Miguel Montero’s future unclear as Schwarber sticks with Cubs


Miguel Montero’s future unclear as Schwarber sticks with Cubs

MILWAUKEE — Cubs manager Joe Maddon confirmed the obvious: Kyle Schwarber is here to stay.

That keeps the fast-track catcher on a collision course with Miguel Montero, a two-time All-Star about to begin his rehab assignment with Double-A Tennessee. The Cubs can’t send Schwarber back to Triple-A Iowa when he’s hitting .338 with a .997 OPS.

“We want his bat in the lineup,” Maddon said even before Schwarber had a big impact on Saturday’s 4-2 win over the Milwaukee Brewers at Miller Park. “He’s done a nice job behind the plate, too. He’s shown versatility by playing in the outfield.

“I’d like to believe he’s here for awhile.”

That will leave Montero in another awkward position, with the Cubs already carrying David Ross to be Jon Lester’s personal catcher, a clubhouse leader and a quasi-coach (with another guaranteed season on his contract for 2016).

[MORE CUBS: Why didn’t Theo Epstein make a splash at the trade deadline?] 

Remember, it took until late May before the Cubs finally traded catcher Welington Castillo to the Seattle Mariners. Castillo wound up getting flipped to the Arizona Diamondbacks, the team that cleared payroll space by trading Montero to the Cubs for two pitching prospects at the winter meetings.

“Well, at this point, to be honest, (with) the way the season started, I’m not surprised about anything,” Montero said.

Montero speaks directly and says what’s on his mind. The Cubs wanted that edge to push their pitching staff and change their clubhouse culture.

The Cubs still owe Montero $28 million across the next two seasons, which would make him an expensive part for a three-catcher rotation (or a potential trade chip to create more financial flexibility).

“Of course, when I came here, I expected to play every day,” Montero said. “I don’t think you want to pay that much money to a guy to bench him.

“But that’s not my job. My job is to play and do what I’m capable of doing.”

At the time the Cubs acquired Montero, Schwarber had only played 72 games in professional baseball after getting drafted No. 4 overall out of Indiana University last year.

[RELATED: Starlin Castro relieved the trade deadline is over] 

There are still questions about whether or not Schwarber can be the long-term answer at catcher, but he has to be in the discussion about next year’s Opening Day roster.

Schwarber got a taste in June as a designated hitter for interleague play and took advantage of another opportunity when Montero sprained his left thumb just before the All-Star break.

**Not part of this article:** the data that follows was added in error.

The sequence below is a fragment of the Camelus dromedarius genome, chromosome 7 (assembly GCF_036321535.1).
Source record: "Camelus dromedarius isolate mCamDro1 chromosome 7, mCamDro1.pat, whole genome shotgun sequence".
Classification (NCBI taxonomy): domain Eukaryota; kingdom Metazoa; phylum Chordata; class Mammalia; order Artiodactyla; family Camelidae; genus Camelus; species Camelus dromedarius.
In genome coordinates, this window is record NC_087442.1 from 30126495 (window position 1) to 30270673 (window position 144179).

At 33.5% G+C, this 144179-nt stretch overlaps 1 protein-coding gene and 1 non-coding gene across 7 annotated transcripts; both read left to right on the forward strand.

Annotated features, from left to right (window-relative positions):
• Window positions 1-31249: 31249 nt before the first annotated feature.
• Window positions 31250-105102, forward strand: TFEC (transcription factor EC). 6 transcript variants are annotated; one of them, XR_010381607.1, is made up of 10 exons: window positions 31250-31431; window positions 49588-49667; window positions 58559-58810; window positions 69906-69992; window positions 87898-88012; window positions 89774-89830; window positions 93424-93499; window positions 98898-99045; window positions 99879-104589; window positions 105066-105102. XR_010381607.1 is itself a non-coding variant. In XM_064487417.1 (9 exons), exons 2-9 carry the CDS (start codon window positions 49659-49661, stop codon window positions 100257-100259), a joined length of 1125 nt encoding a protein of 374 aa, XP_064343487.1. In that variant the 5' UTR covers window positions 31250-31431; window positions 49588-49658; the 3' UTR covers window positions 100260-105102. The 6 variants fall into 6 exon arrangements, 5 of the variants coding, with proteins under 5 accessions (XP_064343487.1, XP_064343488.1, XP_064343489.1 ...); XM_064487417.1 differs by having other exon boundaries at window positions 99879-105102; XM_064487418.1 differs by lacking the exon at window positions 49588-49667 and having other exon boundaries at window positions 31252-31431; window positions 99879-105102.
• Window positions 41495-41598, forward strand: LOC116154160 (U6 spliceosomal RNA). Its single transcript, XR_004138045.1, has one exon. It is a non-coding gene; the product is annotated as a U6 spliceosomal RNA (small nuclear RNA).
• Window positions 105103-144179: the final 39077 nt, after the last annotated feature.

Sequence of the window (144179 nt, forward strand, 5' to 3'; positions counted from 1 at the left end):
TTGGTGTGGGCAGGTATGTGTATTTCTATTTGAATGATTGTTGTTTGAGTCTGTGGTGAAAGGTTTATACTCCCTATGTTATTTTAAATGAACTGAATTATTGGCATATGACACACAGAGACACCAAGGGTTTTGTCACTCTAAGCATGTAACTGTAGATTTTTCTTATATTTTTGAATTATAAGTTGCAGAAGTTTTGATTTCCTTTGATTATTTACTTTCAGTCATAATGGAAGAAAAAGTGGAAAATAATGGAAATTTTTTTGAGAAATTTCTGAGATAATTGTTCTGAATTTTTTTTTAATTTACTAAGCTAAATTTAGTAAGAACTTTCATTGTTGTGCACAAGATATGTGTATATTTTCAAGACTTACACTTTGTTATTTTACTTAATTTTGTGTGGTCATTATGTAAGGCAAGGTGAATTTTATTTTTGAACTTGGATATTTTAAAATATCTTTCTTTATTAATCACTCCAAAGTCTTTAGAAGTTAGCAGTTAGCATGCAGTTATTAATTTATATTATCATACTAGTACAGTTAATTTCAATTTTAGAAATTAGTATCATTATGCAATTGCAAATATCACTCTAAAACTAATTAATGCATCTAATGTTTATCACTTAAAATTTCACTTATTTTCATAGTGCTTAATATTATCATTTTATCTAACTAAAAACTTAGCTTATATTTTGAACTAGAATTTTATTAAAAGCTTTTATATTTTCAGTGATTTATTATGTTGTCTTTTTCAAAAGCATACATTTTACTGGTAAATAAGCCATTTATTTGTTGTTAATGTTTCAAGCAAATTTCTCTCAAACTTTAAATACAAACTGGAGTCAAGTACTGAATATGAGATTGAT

“This is a business, man, so anything can happen,” Montero said. “I don’t know what they’re thinking. I don’t know what they’re going to do. So like I said before, my job is just to come here and compete.

“Whenever I’m in the lineup, do my best. And if I’m not, try to help my teammates.

“Of course, I would like to be in the lineup. But I can’t control that.”

Schwarber launched his fourth home run on Saturday night, but his game-changing sequence came with two outs in the third inning. Schwarber worked an 11-pitch at-bat, lining Matt Garza’s 96 mph fastball into center field for a single. That patience combined with Chris Coghlan’s walk helped set up Anthony Rizzo’s three-run homer.

[NBC SPORTS SHOP: Gear up, Cubs fans]

“I’m going to keep working my butt off to stay up here,” Schwarber said.

At the age of 32, Montero still feels like he can catch every day, once he gets healthy again. He accounted for at least 1,000 innings behind the plate in each of the previous four seasons. He’s hitting .230 with 10 homers and 32 RBI this year.

It should also be pointed out that Montero worked closely with Castillo and developed a reputation as a good leader for the Diamondbacks, looking after young players from Latin America, taking them to Phoenix Suns games and out to dinner.

Montero would even watch minor-league games during spring training, believing prospects should feel comfortable and part of the organization.

“That’s not going to change,” Montero said, framing his relationship with Schwarber. “It ain’t his fault. So why am I going to take it out on him? It ain’t his fault. I want him to be the best that he can be. And he’s got the potential to be really good.”

Forget 2015, the Brewers are more like 2016 Cubs

Forget 2015, the Brewers are more like 2016 Cubs

With the Milwaukee Brewers about to kick off the NLCS, many Cubs fans and pundits have taken to comparing them to the 2015 Cubs.

At first glance, it's easy to see why — they're in the playoffs for the first time as something of an underdog and "surprise" team — but that's not the recent Cubs squad we should be comparing the 2018 Brewers to.

This Milwaukee team is a lot more like the 2016 Cubs.

Here's why:

1. They're not a surprise.

Nobody expected the 2015 Cubs to win 97 games and wind up in the NLCS. They were expected to compete very soon, but everything went right in a red-hot August, they rode Jake Arrieta's right arm to the NLDS and then toppled the Cardinals to get to the LCS, where they ran into the brick wall that was Matt Harvey and and the Mets pitching staff.